Deciphering The Flu Virus
Emmanuel Sales
Eric Hamber
Floor Location : S 183 H

Every year, millions get sick from the flu, and about 500,000 people worldwide die from influenza-related causes. Our defense against against the flu mainly comes from our seasonal flu vaccine, which is administered every year to defend us from the new flu strains that emerge every flu season.

This project explores the inner workings of the constant influenza epidemic, from the process by which the virus infects the human cell to the reasons for why the flu virus mutates and can thwart our immune system every year.

From the research, questions arise. Why is it that there are surprisingly more deaths for some years compared to others? For example, the 2009 H1N1 flu pandemic killed more than any other flu strain in the past twenty or so years. Also, is there a better way to find the flu strains for use in the seasonal flu vaccine?

This project attempts to answer these questions in two experiments.

The first is an experiment that determines whether there is a relationship between the degree of mutation of the flu strain to the number of confirmed deaths it caused. From that experiment, it was determined that for two strains, H3N2 and H1N1, the relationship between degree of mutation and number of deaths caused can be approximated by a direct positive correlation.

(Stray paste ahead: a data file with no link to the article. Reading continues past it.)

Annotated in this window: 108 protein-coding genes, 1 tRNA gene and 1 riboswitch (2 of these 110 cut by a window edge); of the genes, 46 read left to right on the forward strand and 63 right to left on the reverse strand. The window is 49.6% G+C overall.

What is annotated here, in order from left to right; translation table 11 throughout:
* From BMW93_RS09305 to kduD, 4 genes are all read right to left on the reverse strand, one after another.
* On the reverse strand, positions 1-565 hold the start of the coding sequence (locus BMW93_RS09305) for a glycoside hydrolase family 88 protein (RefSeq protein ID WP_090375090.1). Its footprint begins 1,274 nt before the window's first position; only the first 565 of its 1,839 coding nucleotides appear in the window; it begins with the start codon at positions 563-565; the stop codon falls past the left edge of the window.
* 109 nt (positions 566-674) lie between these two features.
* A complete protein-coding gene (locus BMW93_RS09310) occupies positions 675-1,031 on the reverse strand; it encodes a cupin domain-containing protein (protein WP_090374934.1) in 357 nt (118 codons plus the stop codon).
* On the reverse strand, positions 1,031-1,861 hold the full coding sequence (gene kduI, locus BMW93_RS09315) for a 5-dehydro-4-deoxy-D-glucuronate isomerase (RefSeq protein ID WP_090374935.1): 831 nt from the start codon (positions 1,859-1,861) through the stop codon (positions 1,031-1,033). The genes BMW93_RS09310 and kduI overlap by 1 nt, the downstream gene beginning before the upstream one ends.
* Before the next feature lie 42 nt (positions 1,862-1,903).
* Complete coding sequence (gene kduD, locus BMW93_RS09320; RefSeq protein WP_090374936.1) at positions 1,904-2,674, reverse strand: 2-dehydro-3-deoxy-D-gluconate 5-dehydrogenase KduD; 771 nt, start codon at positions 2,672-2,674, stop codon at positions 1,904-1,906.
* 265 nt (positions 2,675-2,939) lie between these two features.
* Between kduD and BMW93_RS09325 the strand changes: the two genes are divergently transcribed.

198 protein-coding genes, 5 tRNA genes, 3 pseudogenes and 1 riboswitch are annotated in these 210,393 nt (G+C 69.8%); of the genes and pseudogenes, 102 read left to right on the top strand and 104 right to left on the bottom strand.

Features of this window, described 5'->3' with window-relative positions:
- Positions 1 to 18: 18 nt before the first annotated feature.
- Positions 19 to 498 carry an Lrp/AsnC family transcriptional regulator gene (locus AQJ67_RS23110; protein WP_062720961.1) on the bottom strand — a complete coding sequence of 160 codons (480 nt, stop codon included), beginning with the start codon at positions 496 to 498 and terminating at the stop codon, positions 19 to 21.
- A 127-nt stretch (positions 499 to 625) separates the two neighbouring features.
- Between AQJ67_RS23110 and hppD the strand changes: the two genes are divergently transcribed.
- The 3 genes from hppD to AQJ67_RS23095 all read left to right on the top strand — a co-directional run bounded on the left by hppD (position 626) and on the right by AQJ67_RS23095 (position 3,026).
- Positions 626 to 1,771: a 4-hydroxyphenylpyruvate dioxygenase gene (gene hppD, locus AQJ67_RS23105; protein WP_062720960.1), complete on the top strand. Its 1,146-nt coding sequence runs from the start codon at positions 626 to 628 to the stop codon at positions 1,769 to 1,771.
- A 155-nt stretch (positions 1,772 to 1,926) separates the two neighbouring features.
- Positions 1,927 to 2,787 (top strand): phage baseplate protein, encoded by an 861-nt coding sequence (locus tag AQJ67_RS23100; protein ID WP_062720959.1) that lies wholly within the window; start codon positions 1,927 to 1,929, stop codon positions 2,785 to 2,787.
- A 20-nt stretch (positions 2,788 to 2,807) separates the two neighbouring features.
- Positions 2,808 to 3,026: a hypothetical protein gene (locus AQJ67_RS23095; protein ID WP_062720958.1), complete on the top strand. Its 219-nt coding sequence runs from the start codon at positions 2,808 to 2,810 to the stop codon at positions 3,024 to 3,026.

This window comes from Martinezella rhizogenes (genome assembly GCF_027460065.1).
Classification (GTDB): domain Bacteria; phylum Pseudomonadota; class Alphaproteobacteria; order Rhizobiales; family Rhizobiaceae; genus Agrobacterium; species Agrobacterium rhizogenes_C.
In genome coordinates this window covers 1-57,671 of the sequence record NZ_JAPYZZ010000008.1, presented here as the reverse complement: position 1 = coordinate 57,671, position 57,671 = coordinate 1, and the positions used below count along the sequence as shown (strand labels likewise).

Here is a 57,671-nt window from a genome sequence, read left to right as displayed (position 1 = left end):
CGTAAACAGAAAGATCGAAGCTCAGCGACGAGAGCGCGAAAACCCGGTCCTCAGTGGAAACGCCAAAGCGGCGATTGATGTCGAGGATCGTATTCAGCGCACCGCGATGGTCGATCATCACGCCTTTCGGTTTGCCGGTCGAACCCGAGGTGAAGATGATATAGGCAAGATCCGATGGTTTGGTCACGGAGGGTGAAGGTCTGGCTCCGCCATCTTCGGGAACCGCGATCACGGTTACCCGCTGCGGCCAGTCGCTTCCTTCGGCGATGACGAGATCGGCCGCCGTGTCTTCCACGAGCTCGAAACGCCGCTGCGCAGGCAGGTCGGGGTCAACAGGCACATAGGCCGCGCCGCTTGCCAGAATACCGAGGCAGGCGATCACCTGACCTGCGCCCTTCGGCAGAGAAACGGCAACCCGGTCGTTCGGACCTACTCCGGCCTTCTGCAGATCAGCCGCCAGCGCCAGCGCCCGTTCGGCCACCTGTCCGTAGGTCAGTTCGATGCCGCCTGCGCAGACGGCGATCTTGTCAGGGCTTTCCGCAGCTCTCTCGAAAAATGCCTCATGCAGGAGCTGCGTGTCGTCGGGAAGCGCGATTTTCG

The second is an experiment that attempts to utilize two strategies that try to predict whether or not a mutation is going to happen the following year, and generates the predicted protein composition of the next flu strain if there is. These are compared to how well the vaccine performed, the optimal result being that the prediction performs better than the vaccine. The results of the experiment showed that the vaccine still did better than both strategies. However, for some flu seasons, the developers of the vaccine had preemptive knowledge of the next flu strain would be, and when there was no preemptive knowledge, the strategies used in the experiment performed just as well as the vaccine if not better, so it is concluded that the strategies are worth looking into and modifying as a future direction.